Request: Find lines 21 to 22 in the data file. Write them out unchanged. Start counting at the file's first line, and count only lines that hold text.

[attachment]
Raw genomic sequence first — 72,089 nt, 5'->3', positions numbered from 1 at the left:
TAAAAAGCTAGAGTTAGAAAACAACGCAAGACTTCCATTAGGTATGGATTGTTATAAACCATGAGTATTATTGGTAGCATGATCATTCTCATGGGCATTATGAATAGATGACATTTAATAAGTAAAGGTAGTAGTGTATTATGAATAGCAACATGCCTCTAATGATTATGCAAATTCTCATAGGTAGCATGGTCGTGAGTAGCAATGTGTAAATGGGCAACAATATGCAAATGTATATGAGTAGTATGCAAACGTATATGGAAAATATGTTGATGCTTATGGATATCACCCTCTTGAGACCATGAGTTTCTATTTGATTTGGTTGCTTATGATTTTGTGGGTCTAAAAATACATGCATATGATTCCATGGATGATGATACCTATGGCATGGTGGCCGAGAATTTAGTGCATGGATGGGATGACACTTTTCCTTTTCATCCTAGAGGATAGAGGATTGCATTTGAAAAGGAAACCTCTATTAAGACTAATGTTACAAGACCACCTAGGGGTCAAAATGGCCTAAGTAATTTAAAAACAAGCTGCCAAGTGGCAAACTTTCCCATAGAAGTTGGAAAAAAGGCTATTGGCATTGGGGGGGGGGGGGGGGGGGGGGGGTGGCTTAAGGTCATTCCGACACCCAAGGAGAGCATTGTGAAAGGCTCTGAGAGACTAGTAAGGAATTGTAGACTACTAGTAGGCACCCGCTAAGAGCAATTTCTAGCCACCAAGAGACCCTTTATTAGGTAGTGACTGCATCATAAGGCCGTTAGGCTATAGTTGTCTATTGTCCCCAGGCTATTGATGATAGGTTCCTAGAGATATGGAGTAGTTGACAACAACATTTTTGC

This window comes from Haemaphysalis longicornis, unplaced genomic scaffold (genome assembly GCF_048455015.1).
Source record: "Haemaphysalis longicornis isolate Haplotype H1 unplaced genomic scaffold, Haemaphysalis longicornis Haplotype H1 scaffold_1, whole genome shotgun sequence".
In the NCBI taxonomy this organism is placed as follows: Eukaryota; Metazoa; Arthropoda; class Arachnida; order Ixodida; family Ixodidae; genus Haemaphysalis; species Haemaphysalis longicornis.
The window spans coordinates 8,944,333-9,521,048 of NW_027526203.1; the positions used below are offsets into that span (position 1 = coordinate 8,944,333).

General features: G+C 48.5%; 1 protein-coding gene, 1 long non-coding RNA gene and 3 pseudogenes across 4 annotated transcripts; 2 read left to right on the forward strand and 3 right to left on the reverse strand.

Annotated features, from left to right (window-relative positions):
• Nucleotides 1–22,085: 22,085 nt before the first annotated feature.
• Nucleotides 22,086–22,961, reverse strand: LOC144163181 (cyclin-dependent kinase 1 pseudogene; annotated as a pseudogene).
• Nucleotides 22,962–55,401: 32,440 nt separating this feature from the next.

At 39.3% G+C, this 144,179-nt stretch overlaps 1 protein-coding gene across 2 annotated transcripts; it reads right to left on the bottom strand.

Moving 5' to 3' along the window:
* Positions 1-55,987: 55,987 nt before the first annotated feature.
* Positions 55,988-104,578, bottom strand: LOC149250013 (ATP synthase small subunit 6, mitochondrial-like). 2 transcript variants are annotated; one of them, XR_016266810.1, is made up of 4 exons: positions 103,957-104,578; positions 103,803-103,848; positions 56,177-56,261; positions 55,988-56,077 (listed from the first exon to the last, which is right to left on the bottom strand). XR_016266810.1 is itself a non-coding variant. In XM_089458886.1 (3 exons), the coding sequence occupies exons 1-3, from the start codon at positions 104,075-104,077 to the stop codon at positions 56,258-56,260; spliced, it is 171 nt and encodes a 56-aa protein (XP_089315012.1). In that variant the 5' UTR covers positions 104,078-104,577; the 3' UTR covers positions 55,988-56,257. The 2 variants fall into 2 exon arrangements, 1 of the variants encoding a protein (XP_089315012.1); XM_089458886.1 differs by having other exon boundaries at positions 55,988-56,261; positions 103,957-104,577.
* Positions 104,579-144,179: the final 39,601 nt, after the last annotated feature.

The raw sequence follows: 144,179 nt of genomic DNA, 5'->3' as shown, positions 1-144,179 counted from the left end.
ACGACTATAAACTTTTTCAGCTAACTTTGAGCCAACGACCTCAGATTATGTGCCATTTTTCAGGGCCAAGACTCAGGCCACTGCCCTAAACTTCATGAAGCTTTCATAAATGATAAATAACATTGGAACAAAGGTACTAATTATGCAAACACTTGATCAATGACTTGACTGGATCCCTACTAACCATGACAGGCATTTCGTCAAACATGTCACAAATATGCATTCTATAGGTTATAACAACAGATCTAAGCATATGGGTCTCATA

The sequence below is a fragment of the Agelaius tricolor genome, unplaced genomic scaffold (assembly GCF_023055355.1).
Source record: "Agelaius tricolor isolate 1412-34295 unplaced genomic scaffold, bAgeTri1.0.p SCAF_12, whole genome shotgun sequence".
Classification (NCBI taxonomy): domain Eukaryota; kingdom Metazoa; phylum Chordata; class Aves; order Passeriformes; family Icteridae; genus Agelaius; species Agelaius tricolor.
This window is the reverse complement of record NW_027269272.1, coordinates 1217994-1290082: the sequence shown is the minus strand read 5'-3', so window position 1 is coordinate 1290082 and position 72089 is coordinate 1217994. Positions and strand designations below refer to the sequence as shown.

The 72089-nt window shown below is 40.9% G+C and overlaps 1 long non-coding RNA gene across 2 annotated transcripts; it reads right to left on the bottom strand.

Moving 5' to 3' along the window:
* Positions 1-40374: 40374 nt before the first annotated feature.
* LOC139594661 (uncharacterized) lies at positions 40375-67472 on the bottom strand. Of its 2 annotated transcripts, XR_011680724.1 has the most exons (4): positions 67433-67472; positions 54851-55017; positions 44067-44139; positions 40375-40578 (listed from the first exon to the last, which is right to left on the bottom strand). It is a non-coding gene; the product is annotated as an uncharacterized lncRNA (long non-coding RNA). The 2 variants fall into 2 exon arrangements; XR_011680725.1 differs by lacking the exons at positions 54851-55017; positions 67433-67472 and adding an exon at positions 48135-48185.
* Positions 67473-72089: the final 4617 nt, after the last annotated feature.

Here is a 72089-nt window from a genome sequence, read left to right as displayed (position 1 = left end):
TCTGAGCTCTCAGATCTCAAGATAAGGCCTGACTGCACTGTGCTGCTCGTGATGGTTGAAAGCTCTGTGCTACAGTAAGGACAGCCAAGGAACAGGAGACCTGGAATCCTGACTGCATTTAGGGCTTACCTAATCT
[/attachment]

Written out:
Classification (NCBI taxonomy): domain Eukaryota; kingdom Metazoa; phylum Chordata; class Aves; order Passeriformes; family Icteridae; genus Agelaius; species Agelaius tricolor.
This window is the reverse complement of record NW_027269272.1, coordinates 1217994-1290082: the sequence shown is the minus strand read 5'-3', so window position 1 is coordinate 1290082 and position 72089 is coordinate 1217994. Positions and strand designations below refer to the sequence as shown.